Willis Reed, the legendary New York Knicks captain, has passed away at 80.
A cause of death has not been revealed, but longtime NBA reporter Peter Vescey reported on Twitter that the Louisiana native had been dealing with congestive heart problems ‘over the past year or so.’ He had been undergoing rehab in order to walk, Vescey wrote.
A two-time NBA champion and Finals MVP, the 6-foot-10 Reed was the centerpiece of Knicks coach Red Holzman’s memorable teams of the late 1960s and 1970s.
He is perhaps best remembered for his appearance in Game 7 of the 1970 NBA Finals, when he overcame a severe leg injury in the Knicks’ 113-99 win over Wilt Chamberlain’s Los Angeles Lakers.
The sight of the hobbled center emerging from what later became known as the ‘Willis Reed Tunnel,’ and the overwhelming response from the Madison Square Garden faithful, remains an indelible part of NBA history. Reed would only score four points – the Knicks’ first two baskets of the game – but the emotional edge he gave his teammates is often credited for the team’s first NBA title.
Willis Reed, the legendary New York Knicks captain, has passed away at 80. A cause of death has not been revealed, but longtime NBA reporter Peter Vescey reported on Twitter that the Louisiana native had been dealing with congestive heart problems ‘over the past year or so.’ He had been undergoing rehab in order to walk, Vescey wrote
The only man to win a Finals MVP with the Knicks, Reed (No. 19) is pictured in this 1970 shot with the other members of New York’s first title-winning team, including Phil Jackson (No. 18), Walt Frazier (No. 10), Cazzie Russell (No. 33), Dave DeBusschere (No. 22), future US Senator Bill Bradley (No. 24), Mike Riordan (No. 6), Dick Barnett (No. 9) and coach Red Holzman (far left)
Although his playing days in New York lasted only 10 years, Reed’s Hall of Fame career was deeply impactful in a city where basketball is so revered.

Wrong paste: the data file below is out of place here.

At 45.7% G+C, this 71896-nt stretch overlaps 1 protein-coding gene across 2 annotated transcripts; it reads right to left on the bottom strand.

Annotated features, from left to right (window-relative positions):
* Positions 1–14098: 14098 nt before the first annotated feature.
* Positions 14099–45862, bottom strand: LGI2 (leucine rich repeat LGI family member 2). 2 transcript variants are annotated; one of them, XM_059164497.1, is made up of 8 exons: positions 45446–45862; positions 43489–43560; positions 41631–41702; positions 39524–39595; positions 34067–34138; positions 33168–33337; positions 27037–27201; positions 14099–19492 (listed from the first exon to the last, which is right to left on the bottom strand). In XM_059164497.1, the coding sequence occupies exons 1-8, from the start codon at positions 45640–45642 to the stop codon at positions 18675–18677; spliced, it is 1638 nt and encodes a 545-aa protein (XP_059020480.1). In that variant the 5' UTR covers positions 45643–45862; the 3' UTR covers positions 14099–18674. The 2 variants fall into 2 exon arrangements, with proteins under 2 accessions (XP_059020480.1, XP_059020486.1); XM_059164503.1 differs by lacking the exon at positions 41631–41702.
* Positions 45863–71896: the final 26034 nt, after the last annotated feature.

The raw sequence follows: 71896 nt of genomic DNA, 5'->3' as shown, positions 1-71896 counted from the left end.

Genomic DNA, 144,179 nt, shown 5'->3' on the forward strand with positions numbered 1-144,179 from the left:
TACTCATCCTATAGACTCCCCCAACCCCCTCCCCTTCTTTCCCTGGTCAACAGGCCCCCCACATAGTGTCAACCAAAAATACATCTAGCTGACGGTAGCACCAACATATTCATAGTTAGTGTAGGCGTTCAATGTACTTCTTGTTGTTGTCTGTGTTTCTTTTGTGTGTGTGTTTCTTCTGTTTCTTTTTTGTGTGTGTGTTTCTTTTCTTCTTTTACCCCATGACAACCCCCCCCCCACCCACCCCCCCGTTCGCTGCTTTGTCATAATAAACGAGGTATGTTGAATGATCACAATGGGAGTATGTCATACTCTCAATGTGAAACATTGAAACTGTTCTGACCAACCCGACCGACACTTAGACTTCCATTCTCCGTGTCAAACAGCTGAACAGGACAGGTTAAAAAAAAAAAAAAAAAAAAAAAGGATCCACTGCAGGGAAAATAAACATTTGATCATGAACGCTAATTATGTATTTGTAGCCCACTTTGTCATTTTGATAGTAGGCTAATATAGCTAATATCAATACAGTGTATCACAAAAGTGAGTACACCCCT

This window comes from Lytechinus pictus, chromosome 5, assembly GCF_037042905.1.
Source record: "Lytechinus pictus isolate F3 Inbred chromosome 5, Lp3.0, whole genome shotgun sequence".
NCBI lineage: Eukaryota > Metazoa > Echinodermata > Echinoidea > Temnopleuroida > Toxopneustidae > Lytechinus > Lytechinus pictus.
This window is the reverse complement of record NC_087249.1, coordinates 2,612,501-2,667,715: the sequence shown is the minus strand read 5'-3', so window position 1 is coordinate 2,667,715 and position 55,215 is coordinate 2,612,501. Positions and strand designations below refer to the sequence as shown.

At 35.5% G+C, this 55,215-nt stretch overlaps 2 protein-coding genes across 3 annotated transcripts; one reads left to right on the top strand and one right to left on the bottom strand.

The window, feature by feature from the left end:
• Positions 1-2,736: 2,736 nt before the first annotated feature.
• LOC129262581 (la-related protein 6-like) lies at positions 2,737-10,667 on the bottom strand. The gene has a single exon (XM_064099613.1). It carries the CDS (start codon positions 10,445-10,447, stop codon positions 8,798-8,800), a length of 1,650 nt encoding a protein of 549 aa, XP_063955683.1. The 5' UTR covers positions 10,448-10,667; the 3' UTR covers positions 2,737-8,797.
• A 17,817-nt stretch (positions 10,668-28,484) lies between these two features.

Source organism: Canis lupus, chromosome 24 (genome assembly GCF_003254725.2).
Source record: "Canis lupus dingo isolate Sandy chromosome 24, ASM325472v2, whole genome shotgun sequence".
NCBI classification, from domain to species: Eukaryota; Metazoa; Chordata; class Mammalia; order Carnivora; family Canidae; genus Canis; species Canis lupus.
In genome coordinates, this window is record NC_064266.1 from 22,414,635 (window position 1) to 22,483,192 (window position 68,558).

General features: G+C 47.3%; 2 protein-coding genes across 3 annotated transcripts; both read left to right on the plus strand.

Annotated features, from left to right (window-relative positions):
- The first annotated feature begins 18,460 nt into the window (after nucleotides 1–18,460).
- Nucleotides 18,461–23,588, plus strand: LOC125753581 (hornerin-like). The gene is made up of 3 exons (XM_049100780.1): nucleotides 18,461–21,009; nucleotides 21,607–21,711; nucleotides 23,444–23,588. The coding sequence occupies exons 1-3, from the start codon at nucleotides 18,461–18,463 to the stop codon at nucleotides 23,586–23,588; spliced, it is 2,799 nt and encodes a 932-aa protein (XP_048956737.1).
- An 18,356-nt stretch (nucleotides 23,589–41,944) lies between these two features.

He would later coach the Knicks and serve as general manager, before moving on to similar roles with the New Jersey Nets, but it’s his gritty, unselfish play that made him a near-religious figure among New York fans.
While undeniably impressive, Reed’s stats are modest compared to some of his contemporaries, such as Chamberlain or Milwaukee rival Kareem Abdul-Jabbar. Reed averaged 18.7 points and 12.9 rebounds per game, but block statistics weren’t recorded in his day, and so it can be difficult to gauge his full defensive impact.
Regardless, Reed was named to the NBA’s All-Defensive Team in 1970 – one of many accolades he garnered at Madison Square Garden between 1964 and 1974.
The NBA’s Most Valuable Player in 1970, Reed was a seven-time All-Star, who earned one All-NBA First Team nod and four Second Team honors, in addition to his Rookie of the Year ward in 1965. His No. 19 was retired by the Knicks, Reed was inducted into the Naismith Memorial Basketball Hall of Fame in 1982, and later he was named to the NBA’s list of the 50 greatest players in league history.
(Left) Willis Reed #19 of the New York Knicks battles for rebound position against Dave Cowens #18 of the Boston Celtics during an NBA game in 1970 at the Boston Garden in Boston. (Right) Reed hits a hook shot against the Milwaukee Bucks during a game in the 1970s
A behind the scenes view of Nate Thurmond, Willis Reed, Wes Unseld and Bill Russell as the NBA celebrates the naming of the 50 greatest players during NBA All-Star weekend on February 7, 1997 in Cleveland
(Left) Willis Reed with former rival Bill Walton in 2002. (Right) Reed and Shaquille O’Neal
Reed’s coaching career is less celebrated.
Just as Bill Russell had replaced his coach, Red Auerbach, in Boston, Reed would replace Holzman in New York, taking over in 1977-78 at age 35 and guiding the Knicks to respectable 43-39 record and a second-round loss to the Philadelphia 76ers.
Holzman would resume control of the team the following season after a 6-8 start.
He would go 52-65 at Creighton between 1981 and 1985 before returning to the NBA to coach the Nets in 1987-88 and 1988-89, finishing with a 33-77 record in New Jersey.
As an executive, he hired Chick Daly to coach the News in 1992, and later served as vice president of the New Orleans Hornets before his retirement in 2007.
Willis Reed of the New Jersey Nets introduce there new draftee Ed O’Bannon at a press conference on June 29, 1995 in East Rutherford
(Left) Reed and Wilt Chamberlain in 1972. (Right) Reed coaches the Knicks in 1977
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